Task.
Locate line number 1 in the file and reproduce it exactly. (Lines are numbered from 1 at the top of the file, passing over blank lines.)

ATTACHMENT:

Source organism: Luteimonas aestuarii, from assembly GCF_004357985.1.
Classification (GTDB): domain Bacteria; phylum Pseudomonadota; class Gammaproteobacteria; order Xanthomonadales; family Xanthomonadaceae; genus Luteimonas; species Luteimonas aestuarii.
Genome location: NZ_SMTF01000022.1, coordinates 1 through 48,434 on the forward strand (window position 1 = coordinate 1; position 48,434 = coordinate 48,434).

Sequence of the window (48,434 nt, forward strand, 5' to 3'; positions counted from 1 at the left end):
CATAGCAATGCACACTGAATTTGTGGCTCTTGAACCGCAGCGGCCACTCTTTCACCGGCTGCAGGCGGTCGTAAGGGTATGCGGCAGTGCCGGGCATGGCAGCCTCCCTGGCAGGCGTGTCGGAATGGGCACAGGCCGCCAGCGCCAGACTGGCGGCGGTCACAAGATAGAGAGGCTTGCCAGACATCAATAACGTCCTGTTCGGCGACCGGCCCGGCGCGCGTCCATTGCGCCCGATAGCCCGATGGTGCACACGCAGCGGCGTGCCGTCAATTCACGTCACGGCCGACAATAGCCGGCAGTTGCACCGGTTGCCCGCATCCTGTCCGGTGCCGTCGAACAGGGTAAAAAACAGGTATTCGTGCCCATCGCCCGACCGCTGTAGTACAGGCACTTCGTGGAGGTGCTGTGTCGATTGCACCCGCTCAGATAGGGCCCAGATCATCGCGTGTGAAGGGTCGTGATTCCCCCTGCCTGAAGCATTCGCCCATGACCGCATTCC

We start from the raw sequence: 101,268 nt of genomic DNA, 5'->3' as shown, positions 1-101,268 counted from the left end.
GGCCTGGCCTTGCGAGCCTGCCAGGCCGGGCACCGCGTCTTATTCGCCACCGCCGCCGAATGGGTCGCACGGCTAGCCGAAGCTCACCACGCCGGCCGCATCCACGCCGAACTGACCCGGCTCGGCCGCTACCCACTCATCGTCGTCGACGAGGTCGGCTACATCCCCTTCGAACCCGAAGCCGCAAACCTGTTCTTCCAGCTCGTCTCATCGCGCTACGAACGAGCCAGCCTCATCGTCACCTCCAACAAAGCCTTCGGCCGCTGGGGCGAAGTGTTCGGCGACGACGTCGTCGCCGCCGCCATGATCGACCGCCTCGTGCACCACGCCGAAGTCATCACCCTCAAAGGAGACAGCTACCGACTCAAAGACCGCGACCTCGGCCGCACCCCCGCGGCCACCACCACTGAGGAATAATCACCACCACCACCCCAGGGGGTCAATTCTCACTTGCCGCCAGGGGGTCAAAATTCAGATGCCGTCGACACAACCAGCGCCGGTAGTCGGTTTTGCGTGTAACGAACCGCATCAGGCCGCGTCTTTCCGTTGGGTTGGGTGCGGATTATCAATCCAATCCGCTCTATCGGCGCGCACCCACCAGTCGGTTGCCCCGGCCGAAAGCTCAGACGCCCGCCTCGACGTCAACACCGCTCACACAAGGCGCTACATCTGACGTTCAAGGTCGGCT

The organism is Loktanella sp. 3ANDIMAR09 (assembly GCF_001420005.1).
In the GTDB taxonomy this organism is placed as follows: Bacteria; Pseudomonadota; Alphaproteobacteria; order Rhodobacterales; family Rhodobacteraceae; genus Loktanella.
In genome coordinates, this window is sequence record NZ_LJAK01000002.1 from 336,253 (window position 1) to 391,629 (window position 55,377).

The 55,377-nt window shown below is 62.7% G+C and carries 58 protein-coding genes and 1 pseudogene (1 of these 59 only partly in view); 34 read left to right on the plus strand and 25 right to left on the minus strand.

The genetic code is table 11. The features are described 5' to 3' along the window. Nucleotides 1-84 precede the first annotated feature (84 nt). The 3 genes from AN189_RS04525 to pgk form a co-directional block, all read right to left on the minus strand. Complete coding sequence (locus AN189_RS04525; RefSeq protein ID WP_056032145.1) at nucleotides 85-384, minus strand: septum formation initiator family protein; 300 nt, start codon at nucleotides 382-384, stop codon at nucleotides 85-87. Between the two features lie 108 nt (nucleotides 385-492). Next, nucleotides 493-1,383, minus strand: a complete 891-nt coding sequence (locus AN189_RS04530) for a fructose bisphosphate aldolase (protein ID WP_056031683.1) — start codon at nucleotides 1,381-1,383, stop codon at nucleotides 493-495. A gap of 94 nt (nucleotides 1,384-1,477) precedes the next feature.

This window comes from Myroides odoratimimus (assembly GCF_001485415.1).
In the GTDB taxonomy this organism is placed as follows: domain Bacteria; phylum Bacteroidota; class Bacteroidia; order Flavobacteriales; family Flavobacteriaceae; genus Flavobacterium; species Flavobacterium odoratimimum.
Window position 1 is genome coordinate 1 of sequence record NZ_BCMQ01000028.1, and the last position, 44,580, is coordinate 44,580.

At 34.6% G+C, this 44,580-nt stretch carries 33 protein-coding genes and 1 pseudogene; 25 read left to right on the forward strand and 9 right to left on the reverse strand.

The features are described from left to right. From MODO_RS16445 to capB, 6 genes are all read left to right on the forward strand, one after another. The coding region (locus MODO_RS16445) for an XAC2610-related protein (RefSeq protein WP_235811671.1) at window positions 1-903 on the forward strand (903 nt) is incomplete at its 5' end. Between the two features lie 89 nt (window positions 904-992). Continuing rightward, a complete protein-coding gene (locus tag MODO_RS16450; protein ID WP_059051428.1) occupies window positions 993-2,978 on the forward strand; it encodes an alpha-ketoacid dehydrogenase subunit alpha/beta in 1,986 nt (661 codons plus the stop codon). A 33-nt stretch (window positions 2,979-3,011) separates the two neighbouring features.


Source organism: Luteimonas aestuarii, from assembly GCF_004357985.1.